The Current

How changes in today's marijuana make it more addictive

Legalized marijuana is on its way next year. And one of the big questions looming is what it will mean for Canadian teens. A CBC investigation looks into the potency of today's pot.

What's really in your weed?

7 years ago
Duration 2:50
CBC's Marketplace explores how smoking pot affects the brain

Read story transcript

In less than a year, legal pot should be a reality in Canada. And while you've likely heard it said that today's pot is stronger than it was in the past - it may surprise you to learn just how much.

​Josie (we agreed to only use her first name) is 24 years old and started smoking pot when she was a teenager.

"I don't remember how it happened, but by the 10th grade I was a full-fledged pot-head," Josie tells The Current's Friday host Duncan McCue.

Josie was hospitalized twice because of psychosis and addiction and is still unable to quit smoking pot.

I often say it feels like I'm living my life with one hand tied behind my back.- Josie, a young pot addict

In an investigation by CBC's Marketplace, 12 of the most popular strains from marijuana dispensaries in Toronto were tested. The findings suggest THC levels were as much as six times higher than the pot of the 1980's — THC being the component responsible for most of the psychological effects of pot.

A teenager smokes a marijuana joint at the Vancouver Art Gallery during the annual 4/20 day, which promotes the use of marijuana, in Vancouver, British Columbia April 20, 2013. REUTERS/Ben Nelms (CANADA - Tags: HEALTH SOCIETY POLITICS CIVIL UNREST DRUGS) - RTXYU3C (Ben Nelms/Reuters)

Josie says that legalizing pot would help "diminish the polarity between popping a non-issue and popping a drug." 

"I feel with alcohol because it was normalized in our society I was able to say, like you know I can have a beer once in awhile," Josie tells McCue.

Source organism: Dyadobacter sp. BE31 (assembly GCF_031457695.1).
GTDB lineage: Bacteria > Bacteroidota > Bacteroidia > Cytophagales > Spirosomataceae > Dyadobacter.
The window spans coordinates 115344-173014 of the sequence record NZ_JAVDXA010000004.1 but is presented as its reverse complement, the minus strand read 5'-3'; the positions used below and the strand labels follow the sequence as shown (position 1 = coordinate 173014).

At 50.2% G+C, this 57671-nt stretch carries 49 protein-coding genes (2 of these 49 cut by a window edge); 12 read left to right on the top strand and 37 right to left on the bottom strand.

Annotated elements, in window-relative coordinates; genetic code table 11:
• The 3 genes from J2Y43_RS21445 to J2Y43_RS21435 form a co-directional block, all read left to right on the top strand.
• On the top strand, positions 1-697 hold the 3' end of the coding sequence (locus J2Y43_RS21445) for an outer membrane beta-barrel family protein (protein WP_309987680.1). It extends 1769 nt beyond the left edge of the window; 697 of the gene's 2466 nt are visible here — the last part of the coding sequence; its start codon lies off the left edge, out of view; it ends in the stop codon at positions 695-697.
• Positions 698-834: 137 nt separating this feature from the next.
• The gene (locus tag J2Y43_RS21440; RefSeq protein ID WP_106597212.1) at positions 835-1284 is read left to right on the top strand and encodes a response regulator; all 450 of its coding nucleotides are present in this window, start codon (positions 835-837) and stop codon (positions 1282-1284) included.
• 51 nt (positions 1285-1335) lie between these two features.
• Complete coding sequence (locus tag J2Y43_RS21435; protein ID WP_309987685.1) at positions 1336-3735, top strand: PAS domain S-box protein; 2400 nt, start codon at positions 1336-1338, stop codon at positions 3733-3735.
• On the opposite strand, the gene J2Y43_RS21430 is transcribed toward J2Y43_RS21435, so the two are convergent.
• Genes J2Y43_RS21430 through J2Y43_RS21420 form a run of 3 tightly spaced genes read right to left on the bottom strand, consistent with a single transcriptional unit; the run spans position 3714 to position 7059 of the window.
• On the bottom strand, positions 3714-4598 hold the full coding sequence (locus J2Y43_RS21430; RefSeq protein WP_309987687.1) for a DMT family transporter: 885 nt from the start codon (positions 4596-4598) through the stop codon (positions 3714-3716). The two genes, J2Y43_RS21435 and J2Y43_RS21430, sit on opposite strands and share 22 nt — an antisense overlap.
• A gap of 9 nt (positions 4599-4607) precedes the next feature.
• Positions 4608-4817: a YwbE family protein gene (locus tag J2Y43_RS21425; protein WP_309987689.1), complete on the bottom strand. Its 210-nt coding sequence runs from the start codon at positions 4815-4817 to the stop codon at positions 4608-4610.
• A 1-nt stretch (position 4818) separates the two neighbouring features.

"I felt like I had the elbow room to do that but when it's sort of this underground culture of people smoking pot illegally and things like that it becomes an isolated community."

Josie adds she hopes the regulation of marijuana will make people feel safe smoking.

The teenage brain is particularly vulnerable to the effects of pot, says scientist. (Mark Blinch/Reuters)

Safety is a hard one to garner as researchers are finding there's a lot to learn about marijuana's effects — particularly on young, developing brains.

Steven Laviolette, an associate professor with the Schulich School of Medicine at the University of Western Ontario,  says "the teenage brain is particularly vulnerable to the effects of THC."

He explains that his studies suggest adults who had exposure to "relatively high levels of THC, [don't] produce nearly the same sort of negative effects as it does in the teenage brain."

His research also points to today's pot causing schizophrenic reactions.

For more on this story, tune in to CBC Television Friday Nov. 25, at 8 p.m. for the results of Marketplace's story about what's in today's weed...and what it does to your brain.

Listen to the full conversation at the top of this web post.

This segment was produced by The Current's Julian Uzielli and Ines Colabrese.